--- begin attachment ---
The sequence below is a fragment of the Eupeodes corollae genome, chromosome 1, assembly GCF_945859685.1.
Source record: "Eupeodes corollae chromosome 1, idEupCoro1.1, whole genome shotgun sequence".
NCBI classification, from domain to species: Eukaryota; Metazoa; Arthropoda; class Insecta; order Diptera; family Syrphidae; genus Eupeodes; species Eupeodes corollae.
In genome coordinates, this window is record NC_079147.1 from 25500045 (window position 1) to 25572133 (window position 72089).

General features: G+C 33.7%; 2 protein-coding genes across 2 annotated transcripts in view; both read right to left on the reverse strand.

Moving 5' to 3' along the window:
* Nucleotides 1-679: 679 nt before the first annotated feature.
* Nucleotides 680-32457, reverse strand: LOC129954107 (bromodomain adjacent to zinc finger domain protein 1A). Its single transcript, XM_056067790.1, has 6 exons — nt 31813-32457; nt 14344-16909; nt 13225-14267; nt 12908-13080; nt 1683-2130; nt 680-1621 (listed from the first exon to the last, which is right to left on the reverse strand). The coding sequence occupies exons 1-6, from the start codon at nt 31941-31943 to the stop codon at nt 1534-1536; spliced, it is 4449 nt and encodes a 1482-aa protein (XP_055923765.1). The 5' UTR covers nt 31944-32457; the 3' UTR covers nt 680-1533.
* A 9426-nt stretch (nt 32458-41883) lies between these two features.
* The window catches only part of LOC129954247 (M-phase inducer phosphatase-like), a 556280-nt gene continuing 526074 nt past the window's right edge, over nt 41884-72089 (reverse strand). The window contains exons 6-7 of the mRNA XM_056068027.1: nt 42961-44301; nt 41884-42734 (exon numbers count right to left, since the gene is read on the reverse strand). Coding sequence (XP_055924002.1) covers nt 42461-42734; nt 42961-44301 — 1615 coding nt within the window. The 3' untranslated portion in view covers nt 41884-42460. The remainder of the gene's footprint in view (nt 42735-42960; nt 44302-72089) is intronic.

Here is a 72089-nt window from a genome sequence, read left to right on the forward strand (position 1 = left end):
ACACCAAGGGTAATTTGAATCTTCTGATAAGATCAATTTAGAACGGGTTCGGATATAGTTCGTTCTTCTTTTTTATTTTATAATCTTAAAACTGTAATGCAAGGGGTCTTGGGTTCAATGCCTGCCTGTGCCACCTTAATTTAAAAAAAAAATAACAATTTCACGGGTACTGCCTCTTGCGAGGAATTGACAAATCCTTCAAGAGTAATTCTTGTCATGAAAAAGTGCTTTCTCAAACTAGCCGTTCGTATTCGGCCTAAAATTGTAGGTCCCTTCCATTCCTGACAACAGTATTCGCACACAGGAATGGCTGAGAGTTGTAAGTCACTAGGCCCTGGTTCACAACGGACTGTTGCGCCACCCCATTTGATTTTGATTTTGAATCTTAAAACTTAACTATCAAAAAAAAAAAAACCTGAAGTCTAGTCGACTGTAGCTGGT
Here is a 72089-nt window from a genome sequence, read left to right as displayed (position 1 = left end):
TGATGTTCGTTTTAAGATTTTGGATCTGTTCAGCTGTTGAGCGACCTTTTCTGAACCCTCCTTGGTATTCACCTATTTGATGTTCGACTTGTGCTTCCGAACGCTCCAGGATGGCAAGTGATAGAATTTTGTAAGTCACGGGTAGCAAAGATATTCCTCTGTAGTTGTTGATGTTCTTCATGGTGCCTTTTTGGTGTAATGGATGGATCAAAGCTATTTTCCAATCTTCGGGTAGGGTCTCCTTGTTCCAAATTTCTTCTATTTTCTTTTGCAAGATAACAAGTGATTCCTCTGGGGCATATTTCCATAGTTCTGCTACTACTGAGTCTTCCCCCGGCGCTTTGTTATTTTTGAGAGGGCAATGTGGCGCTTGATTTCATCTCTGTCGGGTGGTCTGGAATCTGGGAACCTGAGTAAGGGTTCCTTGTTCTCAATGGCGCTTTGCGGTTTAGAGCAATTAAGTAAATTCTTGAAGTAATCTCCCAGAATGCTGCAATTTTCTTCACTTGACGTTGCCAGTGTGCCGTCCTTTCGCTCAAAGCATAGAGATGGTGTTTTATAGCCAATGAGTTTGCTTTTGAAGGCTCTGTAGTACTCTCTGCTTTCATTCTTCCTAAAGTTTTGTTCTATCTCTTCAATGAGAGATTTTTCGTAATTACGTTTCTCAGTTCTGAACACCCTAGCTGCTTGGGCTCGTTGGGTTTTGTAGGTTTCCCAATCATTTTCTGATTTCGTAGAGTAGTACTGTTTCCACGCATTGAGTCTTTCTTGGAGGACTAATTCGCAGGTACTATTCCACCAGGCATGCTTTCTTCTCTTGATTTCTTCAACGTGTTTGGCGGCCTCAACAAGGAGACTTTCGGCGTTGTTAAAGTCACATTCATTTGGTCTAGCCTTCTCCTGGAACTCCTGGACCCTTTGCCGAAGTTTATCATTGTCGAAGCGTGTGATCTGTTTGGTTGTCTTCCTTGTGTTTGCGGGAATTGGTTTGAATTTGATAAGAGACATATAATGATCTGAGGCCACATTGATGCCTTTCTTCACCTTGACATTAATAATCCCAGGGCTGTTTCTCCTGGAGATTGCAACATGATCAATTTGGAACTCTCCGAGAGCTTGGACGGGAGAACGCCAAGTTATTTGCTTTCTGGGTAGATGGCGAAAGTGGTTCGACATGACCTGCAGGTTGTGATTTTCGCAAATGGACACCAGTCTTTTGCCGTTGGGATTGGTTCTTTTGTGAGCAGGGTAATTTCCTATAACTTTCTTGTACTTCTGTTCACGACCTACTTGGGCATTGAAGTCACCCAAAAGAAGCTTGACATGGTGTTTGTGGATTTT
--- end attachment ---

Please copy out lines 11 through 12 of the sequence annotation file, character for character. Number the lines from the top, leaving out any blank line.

Here is a 72089-nt window from a genome sequence, read left to right on the forward strand (position 1 = left end):
ACACCAAGGGTAATTTGAATCTTCTGATAAGATCAATTTAGAACGGGTTCGGATATAGTTCGTTCTTCTTTTTTATTTTATAATCTTAAAACTGTAATGCAAGGGGTCTTGGGTTCAATGCCTGCCTGTGCCACCTTAATTTAAAAAAAAAATAACAATTTCACGGGTACTGCCTCTTGCGAGGAATTGACAAATCCTTCAAGAGTAATTCTTGTCATGAAAAAGTGCTTTCTCAAACTAGCCGTTCGTATTCGGCCTAAAATTGTAGGTCCCTTCCATTCCTGACAACAGTATTCGCACACAGGAATGGCTGAGAGTTGTAAGTCACTAGGCCCTGGTTCACAACGGACTGTTGCGCCACCCCATTTGATTTTGATTTTGAATCTTAAAACTTAACTATCAAAAAAAAAAAAACCTGAAGTCTAGTCGACTGTAGCTGGT